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Pharma Wins Over Religious Groups

A government advisory committee has recommended that all 11- and 12-year-old girls get a new vaccine to prevent the sexually transmitted virus that leads to most cases of cervical cancer. The vaccine can be given to girls as young as 9.

Many religious groups, including the influential Family Research Council, have opposed this vaccine, since they believe it will lead to more sex.

After all, if the girls have sex and later get cancer, perhaps fewer girls will have sex.

Read the full story here.


Anonymous Reaniel said...

To some extend, I could see where the religious groups are coming from (note, I do not, in any way, agree with them, but I do see their logic behind it, regardless how twisted this logic is...)

It's the same way they're against free condoms... it'll lead to more sex!

I guess we'll see vegetarian groups pushing for banning researches on Mad-Cow... since it'll promote eating meat...

Anonymous John Johnson said...

I guess the HPV vaccine will lead to more sex the same way that virginity pledges will lead to less sex.

Blogger MsMelody said...

I am so angry that FDA continues to enable the pharmaceuticals. It appears that they have removed 'liability' concerns for the pharmaceuticals. "If we rubber-stamp a product for you, you can't be sued." To continue to essentially act as little more than street pushers for 'legal' drugs, the "FDA-approved" seal becomes meaningless.

Several months ago, FDA sent warning letters to cherry growers, admonishing that they were making unwarranted claims about the health benefits of cherries. At the same time, they allow Cheerios and Quaker to tout the cholesterol-reducing benefits of their products--never illuminating the public to the fact that such reductions are miniscule at best, and dependent on a prolonged lifestyle change.

It seems that what does--and what does not--garner FDA approval is based more on corporate power than on product.

Blogger beeta said...

msmelody, I agree and that was my point a few days ago commenting on PHARMA ads and the drug war. Even before this new ruling, FDA was helping PHARMA push legal drugs over nanything natural or so called ilegal.

I find it very interesting that Christianity is so obsessed with sex. I read a book called History of Celebacy a while back that examines the issue of celebacy in different societies throughout history and the reasons behind it. It usually has nothing to do with right and wrong. The reasons either have to do with a form of protest or a form of control of power, wealth or preserving a social structure.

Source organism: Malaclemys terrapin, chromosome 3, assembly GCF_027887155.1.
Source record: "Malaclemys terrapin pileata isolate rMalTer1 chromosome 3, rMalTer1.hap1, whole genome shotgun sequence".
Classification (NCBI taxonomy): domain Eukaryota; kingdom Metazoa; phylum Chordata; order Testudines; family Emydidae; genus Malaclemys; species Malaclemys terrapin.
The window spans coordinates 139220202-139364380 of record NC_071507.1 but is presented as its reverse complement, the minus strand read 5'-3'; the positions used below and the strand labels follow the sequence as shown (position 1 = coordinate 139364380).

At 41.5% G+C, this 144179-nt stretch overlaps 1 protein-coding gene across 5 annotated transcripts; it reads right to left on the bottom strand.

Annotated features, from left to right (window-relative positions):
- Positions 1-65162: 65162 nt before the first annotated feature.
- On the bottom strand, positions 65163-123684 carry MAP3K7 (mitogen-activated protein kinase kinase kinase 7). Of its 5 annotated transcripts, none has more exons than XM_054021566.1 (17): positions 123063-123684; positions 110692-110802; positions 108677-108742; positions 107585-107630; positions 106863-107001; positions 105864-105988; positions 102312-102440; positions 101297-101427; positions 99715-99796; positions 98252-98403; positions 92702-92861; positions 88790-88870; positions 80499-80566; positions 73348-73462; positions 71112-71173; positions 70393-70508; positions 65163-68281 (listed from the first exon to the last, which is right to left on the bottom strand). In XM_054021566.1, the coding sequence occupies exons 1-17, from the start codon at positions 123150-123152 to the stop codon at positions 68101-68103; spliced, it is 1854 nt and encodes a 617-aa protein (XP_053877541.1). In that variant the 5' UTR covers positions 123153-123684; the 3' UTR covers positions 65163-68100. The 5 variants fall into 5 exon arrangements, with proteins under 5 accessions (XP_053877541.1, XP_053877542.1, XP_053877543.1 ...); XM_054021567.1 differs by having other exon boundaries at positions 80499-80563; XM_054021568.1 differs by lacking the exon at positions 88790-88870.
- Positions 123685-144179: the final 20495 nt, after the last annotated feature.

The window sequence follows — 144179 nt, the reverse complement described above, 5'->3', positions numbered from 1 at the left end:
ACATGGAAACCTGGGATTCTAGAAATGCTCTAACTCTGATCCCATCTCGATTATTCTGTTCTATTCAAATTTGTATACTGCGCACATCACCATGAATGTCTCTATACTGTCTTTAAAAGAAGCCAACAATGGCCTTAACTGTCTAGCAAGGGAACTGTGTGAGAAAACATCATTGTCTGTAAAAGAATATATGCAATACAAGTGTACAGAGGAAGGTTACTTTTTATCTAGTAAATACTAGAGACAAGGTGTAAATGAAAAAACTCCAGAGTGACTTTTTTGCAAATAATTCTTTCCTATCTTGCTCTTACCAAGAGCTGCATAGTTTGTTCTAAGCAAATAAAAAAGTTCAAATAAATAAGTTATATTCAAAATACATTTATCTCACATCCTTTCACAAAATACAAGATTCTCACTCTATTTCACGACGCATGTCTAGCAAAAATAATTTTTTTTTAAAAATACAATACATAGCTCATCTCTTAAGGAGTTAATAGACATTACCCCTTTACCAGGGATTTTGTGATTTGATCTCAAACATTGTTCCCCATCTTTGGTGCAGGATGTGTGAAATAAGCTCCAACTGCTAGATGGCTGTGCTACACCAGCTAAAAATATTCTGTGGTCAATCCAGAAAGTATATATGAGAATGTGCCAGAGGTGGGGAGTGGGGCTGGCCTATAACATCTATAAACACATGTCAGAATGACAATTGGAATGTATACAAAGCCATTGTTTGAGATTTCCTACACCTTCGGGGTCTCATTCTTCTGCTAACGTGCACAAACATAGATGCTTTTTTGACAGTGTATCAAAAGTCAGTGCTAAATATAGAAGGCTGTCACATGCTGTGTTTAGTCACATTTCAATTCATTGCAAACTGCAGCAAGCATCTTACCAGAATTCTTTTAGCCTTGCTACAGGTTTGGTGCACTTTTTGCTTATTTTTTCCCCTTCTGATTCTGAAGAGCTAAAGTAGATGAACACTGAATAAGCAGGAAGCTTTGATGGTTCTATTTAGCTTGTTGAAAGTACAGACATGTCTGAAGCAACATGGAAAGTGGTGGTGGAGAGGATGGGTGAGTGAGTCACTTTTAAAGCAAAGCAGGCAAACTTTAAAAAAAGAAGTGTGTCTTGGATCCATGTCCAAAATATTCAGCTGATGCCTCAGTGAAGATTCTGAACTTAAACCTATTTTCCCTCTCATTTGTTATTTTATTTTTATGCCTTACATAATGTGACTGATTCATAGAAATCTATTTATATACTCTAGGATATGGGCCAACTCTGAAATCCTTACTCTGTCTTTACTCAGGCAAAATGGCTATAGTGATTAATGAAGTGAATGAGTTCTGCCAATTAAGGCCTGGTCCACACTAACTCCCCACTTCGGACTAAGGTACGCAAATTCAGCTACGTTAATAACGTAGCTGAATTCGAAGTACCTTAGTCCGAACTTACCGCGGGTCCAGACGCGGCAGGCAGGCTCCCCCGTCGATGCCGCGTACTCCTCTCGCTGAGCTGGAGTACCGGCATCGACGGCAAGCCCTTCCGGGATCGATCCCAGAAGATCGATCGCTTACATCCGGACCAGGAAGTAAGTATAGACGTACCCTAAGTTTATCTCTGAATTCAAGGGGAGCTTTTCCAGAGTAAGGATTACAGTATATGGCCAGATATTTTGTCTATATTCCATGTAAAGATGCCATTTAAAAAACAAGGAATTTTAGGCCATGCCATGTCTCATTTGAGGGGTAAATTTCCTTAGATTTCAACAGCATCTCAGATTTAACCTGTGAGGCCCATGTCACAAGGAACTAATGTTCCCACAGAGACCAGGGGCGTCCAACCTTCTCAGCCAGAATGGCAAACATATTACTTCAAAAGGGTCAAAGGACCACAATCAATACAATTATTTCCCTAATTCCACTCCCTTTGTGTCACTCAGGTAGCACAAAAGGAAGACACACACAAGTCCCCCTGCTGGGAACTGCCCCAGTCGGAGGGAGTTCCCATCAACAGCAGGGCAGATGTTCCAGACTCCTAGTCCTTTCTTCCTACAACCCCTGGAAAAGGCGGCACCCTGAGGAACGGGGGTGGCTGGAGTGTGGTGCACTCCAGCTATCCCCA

Blogger beeta said...

Jay Rosen has an article called
"The People Formerly Known as the Audience" on THP.... pretty intersting.... and a few good comments... no e-mail address on his BIO though.

Anonymous Rosethejet said...

We really do need a new congress. I can't emphasize enough we must vote out all incumbents.

As well maybe some day we can get federally financed campaigns and get rid of the Sword of Damocles of "We'll give the money in the next campaign to your opponent unless you vote the way we want".

Anyone not believing that is exactly what is happening has their head buried deep in the sand.

Very deep.

Blogger MsMelody said...


You expect to happen with the use of Diebold (and other) hacker-compliant voting machines? Don't think we have enough time and energy to enlist all voters to request absentee (paper) ballots, which would be one way to circumvent the e-machines.

Like you, I hope we vote the incumbents out . . . but I fear that their replacements will quickly join the ranks of 'going along to get along.' We truly need campaign reform! Instead of relying on govt. to supply same, I think pooling resources would be one way to solve the problem.

For example, years ago, when I worked as a waitress, the better waitresses, or those who curried favor with the manager, got the large tables with (potentially) the t-bone steak orders. And the newbies got the counter and booths with coffee & hamburgers. Need I tell you who (usually) garnered the bigger tips. Then I heard of other eateries where the waitresses all pooled their tips and divided them equally at the end of the shift.

Now if everyone--you, me, corporate, whoever--could contribute to "the election"--but not the party or candidate, the "pot" could be equitably distributed, with all participants getting an equal amount. Since big donors could not curry favor by supporting a candidate, I would expect to see smaller contributions, and consequently, smaller CAMPAIGNS! Would THAT be a blessing, or what?

Just a thought . . . but it would work for me. Of course, this is probably much to simplistic to be workable. Probably the first thing that would happen would be the creation of another government oversight agency . . . you know, like FDA or FEMA.

Blogger beeta said...

LOL I love it! and the idea too.


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